We review medical records all the time, so that we can advise on which supplements, remedies and food will best help to support well-being and quality of life in pets suffering from a wide-range of conditions.
This gives us a unique insight into the prescribing practices of a large number of veterinary surgeries throughout the UK.
One drug for itchy dogs we've seen dispensed increasingly frequently in the last few years, on the basis that it was thought to be a safer alternative to steroids, is Apoquel.
The problem as we see it, is that any medication designed to suppress the body's natural, inflammatory pathways, must also limit the immune systems ability to fight off pathogenic organisms and protect against cancer to a greater or lesser degree. And so we've always advised caution with regards to using any of these drugs, preferring instead to help pet carers find natural solutions for easing skin problems and supporting the development of a more balanced, less reactive immune system over time.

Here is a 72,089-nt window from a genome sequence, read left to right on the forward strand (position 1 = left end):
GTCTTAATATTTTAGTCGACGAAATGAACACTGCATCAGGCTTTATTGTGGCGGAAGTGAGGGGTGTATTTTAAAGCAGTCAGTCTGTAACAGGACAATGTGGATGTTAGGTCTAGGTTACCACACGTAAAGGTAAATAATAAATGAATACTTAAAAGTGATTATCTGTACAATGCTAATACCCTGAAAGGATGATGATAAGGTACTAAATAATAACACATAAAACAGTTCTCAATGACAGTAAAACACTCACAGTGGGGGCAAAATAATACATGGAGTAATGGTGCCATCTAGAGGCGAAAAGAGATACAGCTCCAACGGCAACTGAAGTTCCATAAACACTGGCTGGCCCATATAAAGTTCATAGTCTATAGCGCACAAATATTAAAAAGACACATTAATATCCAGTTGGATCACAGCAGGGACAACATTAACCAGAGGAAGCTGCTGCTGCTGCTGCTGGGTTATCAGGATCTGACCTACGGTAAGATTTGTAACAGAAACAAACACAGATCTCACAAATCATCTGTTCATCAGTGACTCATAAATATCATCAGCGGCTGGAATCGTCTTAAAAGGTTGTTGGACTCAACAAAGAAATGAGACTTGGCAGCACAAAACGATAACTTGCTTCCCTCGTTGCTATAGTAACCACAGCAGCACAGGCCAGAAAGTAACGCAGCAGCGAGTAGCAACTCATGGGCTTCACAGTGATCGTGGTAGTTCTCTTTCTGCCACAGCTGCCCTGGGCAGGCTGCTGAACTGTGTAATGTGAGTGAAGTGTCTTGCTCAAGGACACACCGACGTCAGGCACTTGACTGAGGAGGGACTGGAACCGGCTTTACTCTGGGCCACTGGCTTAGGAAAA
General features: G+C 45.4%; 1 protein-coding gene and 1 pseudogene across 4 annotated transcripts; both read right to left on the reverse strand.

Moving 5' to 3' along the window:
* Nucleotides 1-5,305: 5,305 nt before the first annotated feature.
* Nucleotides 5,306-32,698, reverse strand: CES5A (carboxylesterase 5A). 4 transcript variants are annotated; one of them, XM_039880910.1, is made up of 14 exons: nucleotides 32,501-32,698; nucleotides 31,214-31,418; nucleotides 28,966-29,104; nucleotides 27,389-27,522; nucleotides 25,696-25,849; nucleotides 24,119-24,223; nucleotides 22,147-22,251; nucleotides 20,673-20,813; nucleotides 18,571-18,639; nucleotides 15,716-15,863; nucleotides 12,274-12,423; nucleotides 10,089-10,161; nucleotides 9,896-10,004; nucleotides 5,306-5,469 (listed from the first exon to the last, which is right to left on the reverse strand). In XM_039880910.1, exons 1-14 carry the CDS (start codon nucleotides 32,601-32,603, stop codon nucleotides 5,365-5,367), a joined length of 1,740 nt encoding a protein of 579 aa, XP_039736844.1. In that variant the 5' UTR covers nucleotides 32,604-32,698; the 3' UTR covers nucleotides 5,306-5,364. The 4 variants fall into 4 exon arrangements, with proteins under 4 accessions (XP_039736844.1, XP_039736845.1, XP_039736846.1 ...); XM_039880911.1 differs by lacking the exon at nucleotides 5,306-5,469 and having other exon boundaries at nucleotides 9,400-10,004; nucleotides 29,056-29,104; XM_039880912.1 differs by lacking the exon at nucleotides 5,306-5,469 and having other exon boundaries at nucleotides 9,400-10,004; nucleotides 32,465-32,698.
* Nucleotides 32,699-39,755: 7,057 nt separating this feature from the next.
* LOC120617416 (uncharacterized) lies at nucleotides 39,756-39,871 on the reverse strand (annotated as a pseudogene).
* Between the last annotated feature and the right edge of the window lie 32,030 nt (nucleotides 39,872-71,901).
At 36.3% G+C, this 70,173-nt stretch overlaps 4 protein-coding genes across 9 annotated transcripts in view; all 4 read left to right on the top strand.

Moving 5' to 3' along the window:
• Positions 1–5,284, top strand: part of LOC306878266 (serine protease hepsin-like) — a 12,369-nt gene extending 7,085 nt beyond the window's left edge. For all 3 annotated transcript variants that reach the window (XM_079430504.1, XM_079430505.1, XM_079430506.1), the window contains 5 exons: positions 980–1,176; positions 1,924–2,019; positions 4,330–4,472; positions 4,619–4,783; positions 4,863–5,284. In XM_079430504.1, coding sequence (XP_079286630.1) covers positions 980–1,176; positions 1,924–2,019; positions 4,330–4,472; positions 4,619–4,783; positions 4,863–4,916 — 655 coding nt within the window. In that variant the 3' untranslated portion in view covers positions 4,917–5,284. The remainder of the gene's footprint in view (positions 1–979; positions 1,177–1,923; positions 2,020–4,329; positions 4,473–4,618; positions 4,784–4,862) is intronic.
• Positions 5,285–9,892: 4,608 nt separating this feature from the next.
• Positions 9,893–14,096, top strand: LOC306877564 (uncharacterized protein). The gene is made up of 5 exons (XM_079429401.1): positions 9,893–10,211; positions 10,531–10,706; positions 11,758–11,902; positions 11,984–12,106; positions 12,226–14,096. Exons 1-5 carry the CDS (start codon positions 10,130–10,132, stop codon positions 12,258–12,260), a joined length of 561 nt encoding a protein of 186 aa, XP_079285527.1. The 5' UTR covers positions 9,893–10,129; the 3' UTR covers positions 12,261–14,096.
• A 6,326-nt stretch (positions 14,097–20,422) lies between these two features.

Alarm bells began to ring louder around 18 months ago, when we spotted in the clinical notes of a number of dogs that they sprouted warts all over within a month or two of starting Oclactinib (the active ingredient in Apoquel). And as soon as the drug was withdrawn, the growths regressed. This clearly demonstrated just how much weaker the immune system became when this medication was given - to the point that it was no longer able to keep the body growth free.
And this brings us to the recent FDA announcement on their Animal Drug Safety-Related Labeling Changes website page, which can be read here.
The key points to note are:
- labelling is to now state that Apoquel modulates the immune system
- new neoplastic (cancerous) conditions have been observed - and these include skin masses (including warts and histiocytomas), lymphoma and other tumours
- Apoquel may increase the risk of infections, demodectic mange and growth of cancers in pets with a previous history of these
- side effects which weren't previously reported include vomiting, lethargy, anorexia, diarrhoea, elevated liver enzymes, dermatitis (i.e. crusts, pododermatitis, pyoderma), seizures, polydipsia, and demodicosis
If your pet has skin problems and is on these or similar drugs, and you would like help with finding a natural solution if possible, do contact us.